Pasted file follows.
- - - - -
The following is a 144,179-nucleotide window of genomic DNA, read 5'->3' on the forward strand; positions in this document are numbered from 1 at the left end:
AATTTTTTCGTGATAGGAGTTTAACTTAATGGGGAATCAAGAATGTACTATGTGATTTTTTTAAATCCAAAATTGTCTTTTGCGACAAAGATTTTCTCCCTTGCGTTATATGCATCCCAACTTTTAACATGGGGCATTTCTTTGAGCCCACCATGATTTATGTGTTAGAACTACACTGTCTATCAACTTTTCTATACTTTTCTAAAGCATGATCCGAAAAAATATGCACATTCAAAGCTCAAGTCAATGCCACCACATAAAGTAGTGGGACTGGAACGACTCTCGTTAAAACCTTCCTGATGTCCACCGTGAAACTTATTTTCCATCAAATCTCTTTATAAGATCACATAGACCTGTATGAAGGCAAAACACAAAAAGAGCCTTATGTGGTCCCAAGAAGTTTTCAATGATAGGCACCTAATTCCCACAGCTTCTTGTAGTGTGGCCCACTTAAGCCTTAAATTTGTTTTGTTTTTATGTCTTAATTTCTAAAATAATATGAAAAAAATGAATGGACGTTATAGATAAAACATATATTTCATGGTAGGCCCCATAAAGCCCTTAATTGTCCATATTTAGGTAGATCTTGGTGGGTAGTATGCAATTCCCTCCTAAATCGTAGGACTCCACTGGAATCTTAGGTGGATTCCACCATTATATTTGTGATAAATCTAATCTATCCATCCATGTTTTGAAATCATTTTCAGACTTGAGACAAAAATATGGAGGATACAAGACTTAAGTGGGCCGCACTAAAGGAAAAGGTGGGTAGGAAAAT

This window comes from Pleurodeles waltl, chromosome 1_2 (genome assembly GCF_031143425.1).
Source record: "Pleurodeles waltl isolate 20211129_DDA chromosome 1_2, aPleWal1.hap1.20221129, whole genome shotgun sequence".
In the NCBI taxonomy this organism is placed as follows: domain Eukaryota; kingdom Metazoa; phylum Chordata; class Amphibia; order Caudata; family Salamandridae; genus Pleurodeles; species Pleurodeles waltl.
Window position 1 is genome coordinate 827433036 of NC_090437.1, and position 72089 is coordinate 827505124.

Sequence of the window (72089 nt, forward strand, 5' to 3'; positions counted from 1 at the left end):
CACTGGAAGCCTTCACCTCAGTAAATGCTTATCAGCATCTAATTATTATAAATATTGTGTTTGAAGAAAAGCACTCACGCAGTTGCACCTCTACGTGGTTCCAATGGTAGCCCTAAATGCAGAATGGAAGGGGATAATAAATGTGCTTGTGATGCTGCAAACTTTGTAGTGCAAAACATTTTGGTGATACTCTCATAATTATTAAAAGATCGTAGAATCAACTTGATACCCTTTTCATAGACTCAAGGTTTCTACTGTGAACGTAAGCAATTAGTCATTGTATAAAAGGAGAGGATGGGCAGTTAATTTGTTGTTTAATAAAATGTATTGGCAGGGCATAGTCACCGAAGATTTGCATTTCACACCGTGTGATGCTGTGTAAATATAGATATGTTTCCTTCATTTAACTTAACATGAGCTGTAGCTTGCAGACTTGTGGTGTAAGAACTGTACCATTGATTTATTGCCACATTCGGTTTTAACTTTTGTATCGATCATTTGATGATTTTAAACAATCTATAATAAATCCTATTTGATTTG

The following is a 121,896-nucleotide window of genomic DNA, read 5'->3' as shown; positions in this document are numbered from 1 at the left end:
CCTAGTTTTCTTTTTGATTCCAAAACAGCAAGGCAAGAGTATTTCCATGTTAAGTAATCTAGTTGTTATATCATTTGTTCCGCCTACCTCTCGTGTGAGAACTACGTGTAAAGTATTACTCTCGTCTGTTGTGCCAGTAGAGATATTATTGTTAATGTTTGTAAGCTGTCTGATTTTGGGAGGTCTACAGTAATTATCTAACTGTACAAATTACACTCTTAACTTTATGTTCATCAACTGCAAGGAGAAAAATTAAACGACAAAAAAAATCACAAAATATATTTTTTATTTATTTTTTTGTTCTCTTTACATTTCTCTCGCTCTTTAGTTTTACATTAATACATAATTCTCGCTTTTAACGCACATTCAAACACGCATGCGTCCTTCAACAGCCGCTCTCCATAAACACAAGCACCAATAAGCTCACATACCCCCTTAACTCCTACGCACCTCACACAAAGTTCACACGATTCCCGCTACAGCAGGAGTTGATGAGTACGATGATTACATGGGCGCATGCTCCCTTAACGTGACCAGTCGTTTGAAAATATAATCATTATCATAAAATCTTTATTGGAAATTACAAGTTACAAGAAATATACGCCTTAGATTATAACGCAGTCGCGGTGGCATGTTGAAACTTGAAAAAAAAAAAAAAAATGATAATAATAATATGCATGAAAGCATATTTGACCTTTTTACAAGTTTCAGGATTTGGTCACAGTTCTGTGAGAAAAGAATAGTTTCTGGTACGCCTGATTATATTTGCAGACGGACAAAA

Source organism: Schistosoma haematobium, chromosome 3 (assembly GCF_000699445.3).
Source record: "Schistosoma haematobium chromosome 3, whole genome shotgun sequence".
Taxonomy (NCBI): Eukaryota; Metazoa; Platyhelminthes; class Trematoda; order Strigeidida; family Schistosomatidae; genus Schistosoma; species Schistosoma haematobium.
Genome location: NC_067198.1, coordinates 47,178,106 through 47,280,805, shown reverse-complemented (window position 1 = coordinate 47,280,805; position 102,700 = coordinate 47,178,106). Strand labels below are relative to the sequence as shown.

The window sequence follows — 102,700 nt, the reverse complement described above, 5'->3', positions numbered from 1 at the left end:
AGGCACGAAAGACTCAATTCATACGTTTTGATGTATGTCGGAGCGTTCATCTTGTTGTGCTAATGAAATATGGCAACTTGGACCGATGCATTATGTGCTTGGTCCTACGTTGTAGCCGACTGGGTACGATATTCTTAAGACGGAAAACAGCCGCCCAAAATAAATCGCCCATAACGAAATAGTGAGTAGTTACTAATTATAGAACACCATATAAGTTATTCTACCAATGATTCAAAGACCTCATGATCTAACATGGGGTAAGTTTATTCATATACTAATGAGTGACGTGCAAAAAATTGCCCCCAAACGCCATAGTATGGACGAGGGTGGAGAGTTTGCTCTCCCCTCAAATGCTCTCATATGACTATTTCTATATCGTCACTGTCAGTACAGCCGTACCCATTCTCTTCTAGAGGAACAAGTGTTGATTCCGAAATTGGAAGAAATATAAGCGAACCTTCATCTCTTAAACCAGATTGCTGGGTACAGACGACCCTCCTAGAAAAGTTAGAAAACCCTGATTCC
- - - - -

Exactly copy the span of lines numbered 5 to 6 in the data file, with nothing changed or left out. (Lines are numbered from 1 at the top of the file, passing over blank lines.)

In the NCBI taxonomy this organism is placed as follows: domain Eukaryota; kingdom Metazoa; phylum Chordata; class Amphibia; order Caudata; family Salamandridae; genus Pleurodeles; species Pleurodeles waltl.
Window position 1 is genome coordinate 827433036 of NC_090437.1, and position 72089 is coordinate 827505124.